BMS Tropical Update 08/31/2023

By: Andrew Siffert

Yesterday, Hurricane Idalia made landfall in the Big Bend of Florida with max winds of 125 mph. In fact, Idalia is the strongest hurricane to make landfall in the Big Bend since the Cedar Key hurricane of 1896, which also had 125 mph max winds. According to hurricane historians, there is some historical precedence for storms in the Big Bend region, but there has been a lack of storms recently. This historical hurricane history is likely part of why this section of the coastline is not as developed. Take the Port Leon, FL hurricane of 1843, for example. It is amazing how weather history can shape the future, but overall we are seeing less of this. There is more and more development in areas that have known high natural catastrophe risk.

The town was completely destroyed by a hurricane tidal wave in September 1842; the town was not rebuilt.

This lack of adjacent coastal exposure likely helped the insurance industry dodge a bullet. We also know that a bit of luck can come from Mother Nature as an eyewall replacement cycle happened around landfall, and a bit of dry air entrainment weakening Idalia just before landfall.

Idalia also showed the insurance industry that the effect can be far-reaching. The tidal flooding all the way down to Bradenton, FL reveals that the impacts from named storms can be far-reaching beyond the destructive center of the storm and the cone of uncertainty. This should be a warning call for what will happen when a major hurricane strikes the Tampa Bay area.
Idalia is now offshore, but not before it left upwards of 470K electric customers without power as it tracked across north central Florida and coastal counties of Georgia and South Carolina.

BMS iVision allows clients to take the 1-min or 3-second wind speed and intersect this detailed wind swath product from Verisk Respond to better understand their portfolio impacts beyond what the catastrophe risk model provide.

Overall, the power outage numbers are a good suggestion as to how rural of an area Idalia's strongest winds impacted. For a hurricane of 470K, this is nothing regarding outages. The August 7th severe storm wind, even across the southeast and Mid-Atlantic, resulted in 900K customers without power. Hence, these 470K customers should correlate to low levels of insured loss to the insurance industry.

As Idalia paralleled the coastline yesterday in combination, most of the wind gusts reports were 40 to 50 mph. This would be similar to a typical summer thunderstorm wind gust, so most structures and businesses should not experience damage outside the isolated treefall incident. Still, there is a chance the surprise impact was enhanced by the blue moon tidal flooding that occurred along the southeast coastline. At high tide, Charleston Harbor reached a tidal level of 9.23' above its mean low tide, which is the 5th highest level on record, just below Hurricane Irma in 2017 and Matthew in 2016. The tidal level experienced as a result of Idalia is still enough to cause flooding in downtown Charleston.

In reality, the insurance industry dodged a bullet as Idalia tracked over relatively rural areas with low population density, which we have discussed for several days in these BMS Tropical Updates. Overall, flood insurance has a low take-up rate across the path of Idalia, with inland counties seeing less than 5% take-up, while some coastal counties and southeast counties have 25%. However, this should not be a driver of insured loss for the insurance industry, which should still end up in the $3 to $5B range for the insurance industry.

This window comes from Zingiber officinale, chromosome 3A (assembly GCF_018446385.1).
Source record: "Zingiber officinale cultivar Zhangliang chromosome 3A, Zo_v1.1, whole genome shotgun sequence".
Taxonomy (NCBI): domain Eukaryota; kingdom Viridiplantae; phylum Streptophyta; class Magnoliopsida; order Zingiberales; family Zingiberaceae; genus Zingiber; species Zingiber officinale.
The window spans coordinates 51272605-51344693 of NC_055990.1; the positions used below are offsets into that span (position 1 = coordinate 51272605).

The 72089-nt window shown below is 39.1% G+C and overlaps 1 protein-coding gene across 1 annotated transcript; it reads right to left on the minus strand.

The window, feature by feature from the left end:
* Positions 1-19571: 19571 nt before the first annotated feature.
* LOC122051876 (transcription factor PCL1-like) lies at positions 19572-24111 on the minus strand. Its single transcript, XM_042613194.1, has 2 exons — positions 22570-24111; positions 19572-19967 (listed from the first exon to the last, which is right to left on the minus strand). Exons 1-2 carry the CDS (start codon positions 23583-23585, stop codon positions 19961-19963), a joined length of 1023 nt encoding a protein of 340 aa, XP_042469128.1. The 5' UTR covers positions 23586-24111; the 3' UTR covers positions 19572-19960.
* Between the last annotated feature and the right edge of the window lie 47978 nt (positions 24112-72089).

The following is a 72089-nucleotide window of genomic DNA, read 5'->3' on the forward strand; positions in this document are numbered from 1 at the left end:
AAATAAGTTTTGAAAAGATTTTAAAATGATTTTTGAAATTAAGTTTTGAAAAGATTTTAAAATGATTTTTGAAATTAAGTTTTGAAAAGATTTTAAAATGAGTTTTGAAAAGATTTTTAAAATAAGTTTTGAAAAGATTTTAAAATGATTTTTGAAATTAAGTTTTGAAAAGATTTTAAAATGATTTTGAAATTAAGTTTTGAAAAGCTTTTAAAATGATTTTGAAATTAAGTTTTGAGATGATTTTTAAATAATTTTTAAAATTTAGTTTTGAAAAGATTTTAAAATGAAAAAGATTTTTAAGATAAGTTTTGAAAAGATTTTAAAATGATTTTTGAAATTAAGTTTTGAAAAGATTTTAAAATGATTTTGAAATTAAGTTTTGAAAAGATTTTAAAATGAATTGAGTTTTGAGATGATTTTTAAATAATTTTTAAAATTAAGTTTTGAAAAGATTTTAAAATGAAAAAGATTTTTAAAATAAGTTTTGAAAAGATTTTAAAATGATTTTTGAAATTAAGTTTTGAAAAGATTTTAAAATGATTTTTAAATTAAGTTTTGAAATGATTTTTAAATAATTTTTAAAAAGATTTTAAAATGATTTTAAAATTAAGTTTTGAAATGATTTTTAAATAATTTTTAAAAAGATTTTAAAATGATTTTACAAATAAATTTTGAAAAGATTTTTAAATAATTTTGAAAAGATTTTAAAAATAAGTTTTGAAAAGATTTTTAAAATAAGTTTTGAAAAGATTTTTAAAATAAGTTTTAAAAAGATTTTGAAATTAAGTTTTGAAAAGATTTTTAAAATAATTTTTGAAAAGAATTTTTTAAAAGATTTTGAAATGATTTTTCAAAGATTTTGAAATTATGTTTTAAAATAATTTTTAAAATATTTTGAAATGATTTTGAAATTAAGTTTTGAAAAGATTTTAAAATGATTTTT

What Is Next?
The Atlantic basin is active. Former Tropical Storm Gert has come back to life, sort of. It is between Franklin and the newly formed Tropical Storm Jose. The hurricane season is far from over. The peak of the season is in 10 days. U.S. Labor Day weekend will be quiet without new insurance industry impacts, but the industry will still be taking in possible claims calls and understanding the effects of Idalia. Next week, the industry will be watching the following hurricane in the far-off tropical Atlantic. The next name is Katia, then Lee.

This is a plot from Brian McNoldy from Univ. of Miami showing how far ahead the Atlantic Basin is in naming and classifying tropical systems in the Atlantic Basin so far this season.

By almost all metrics, the Atlantic Hurricane season is now well above normal despite a lot of discussion a few weeks ago about how inactive July and the start of August had been. With Idalia and Franklin becoming Category 4 hurricanes, the Atlantic Basin almost cracked the top 10 most active Atlantic Hurricane Seasons to date since 1950 in terms of Accumulated Cyclone Energy (ACE).
Now the insurance industry's attention will turn to robust African Easterly Waves that come off Africa. The climate forcers look favorable for development over the coming week or so. At this time, there are no negative factors that would limit new development as all of the following factors are positive.

• Anomalously deep moisture near the coast of Africa
• Favorable Convectively Coupled Kelvin Wave (CCKW) passage
• Favorable deep-layer wind shear
• Spike in a positive NAO resulting in a strengthening of the Azores Bermuda high
• Anomalously warm Sea Surface Temperature Anomalies
• Near-peak
• Significant and generally consistent model support from the ECWMF Ensembles

From this point to next week, there is a decent chance of the first long-track Cape Verde Hurricane of the Atlantic Hurricane Season. The image source below is

This is the ECMWF Ensemble forecast for the next 15 days until Sept. 10th, the peak of the hurricane season. It shows the current named storm activity and the expected track and strength in pressure of the 51 different forecasts. The next area to watch is an African wave coming that looks like it will be a long-track Cape Verde Hurricane.